In my experience, most runway shows can be categorized in one of the same few buckets: a straight reinterpretation of the brand’s signature aesthetic (which is sometimes on trend, and sometimes stale), a riff on what’s currently omnipresent with the industry, and — if we’re lucky — a look that feels utterly new and different. Sometimes we’re not sure whether to love or hate the introduction of these new style ideas, but either way they stick in our minds, and make us think about getting dressed a little differently. It’s what drives fashion forward.
Some of this questionable-in-a-good-way experimentation is what Louis Vuitton has laid out for Spring/Summer 2024. Gratuitous low-slung leather belts? Skinny suspenders? White tights?! These are wardrobe pieces that could go so wrong in a multitude of scenarios, but under the sharp eye of creative director Nicolas Ghesquière, they suddenly started to seem quite effortless and cool.
This unlikely air of ease was underscored by the silhouettes found within the rest of the collection — the amalgam of swishy, featherlight tiered skirts, elegant bustiers, and pajama-like pants felt like a bit of a departure for the designer, who is well known for his slick and futuristic-meets-regency mash-ups. And while there were still a smattering of his hallmark longline, nipped waist blazers (complete with houndstooth fabrications and ritzy embellishment) and puffy-sleeve shirting thrown in for good measure, these elements felt more like supporting players than the main event. Overall, the effect was more feminine than what we’re used to seeing from the label lately, and softer around the edges.
There were also subtle echoes of the maison’s decades-long legacy throughout the line-up. A series of sumptuous butter yellow satin jackets reminded me of when former creative director Marc Jacob utilized the same material for a zippy range of candy-colored dresses for the house’s Spring 2003 offerings; meanwhile a theme of black and white stripe and checkered prints nodded to the catwalk of Spring 2013. Surprisingly, however, handbags played a quieter role in the proceedings for a company with such strong roots in luggage — i.e. the carryalls were beautiful but definitely there to underscore, rather than define, each look. The majority of the models carried a sweet and sensibly sized little logo purses, which included a few cute camera-shaped options.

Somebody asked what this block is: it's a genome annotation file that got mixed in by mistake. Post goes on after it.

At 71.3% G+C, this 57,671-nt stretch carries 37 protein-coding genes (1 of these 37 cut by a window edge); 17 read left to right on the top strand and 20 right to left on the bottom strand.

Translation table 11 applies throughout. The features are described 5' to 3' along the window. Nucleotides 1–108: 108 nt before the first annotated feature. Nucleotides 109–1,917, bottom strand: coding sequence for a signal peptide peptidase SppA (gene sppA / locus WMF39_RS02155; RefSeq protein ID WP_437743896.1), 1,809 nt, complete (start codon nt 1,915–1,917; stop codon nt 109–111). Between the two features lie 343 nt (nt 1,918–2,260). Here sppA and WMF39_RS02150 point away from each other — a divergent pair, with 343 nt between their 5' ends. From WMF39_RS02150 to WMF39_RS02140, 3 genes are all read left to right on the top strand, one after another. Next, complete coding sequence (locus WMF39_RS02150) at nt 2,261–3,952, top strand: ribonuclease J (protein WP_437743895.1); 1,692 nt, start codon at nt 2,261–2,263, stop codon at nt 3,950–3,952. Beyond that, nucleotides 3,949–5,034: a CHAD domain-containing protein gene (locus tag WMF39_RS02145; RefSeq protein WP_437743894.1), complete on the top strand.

Naturally, any catwalk that rolls out some fresh fashion propositions needs to sprinkle in a few crowd-pleasers as well — and Ghesquière offered plenty. I can already imagine seeing the slouchy bombers that opened the show paired with poplin boxer shorts around the SoHo brunch scene in Manhattan, and the pleated mini skirts front row the next time the industry gathers for another season in Paris. And as for the deep-V vamp heels? Made in scrunched up and artfully twisted leather and toe-tone color schemes, they felt like a classic office shoe on the other side of a funhouse mirror. If anything can bring the 9-to-5 pump back to full relevance, I’d say these have the strongest chance.
Scroll below for highlight looks from the show.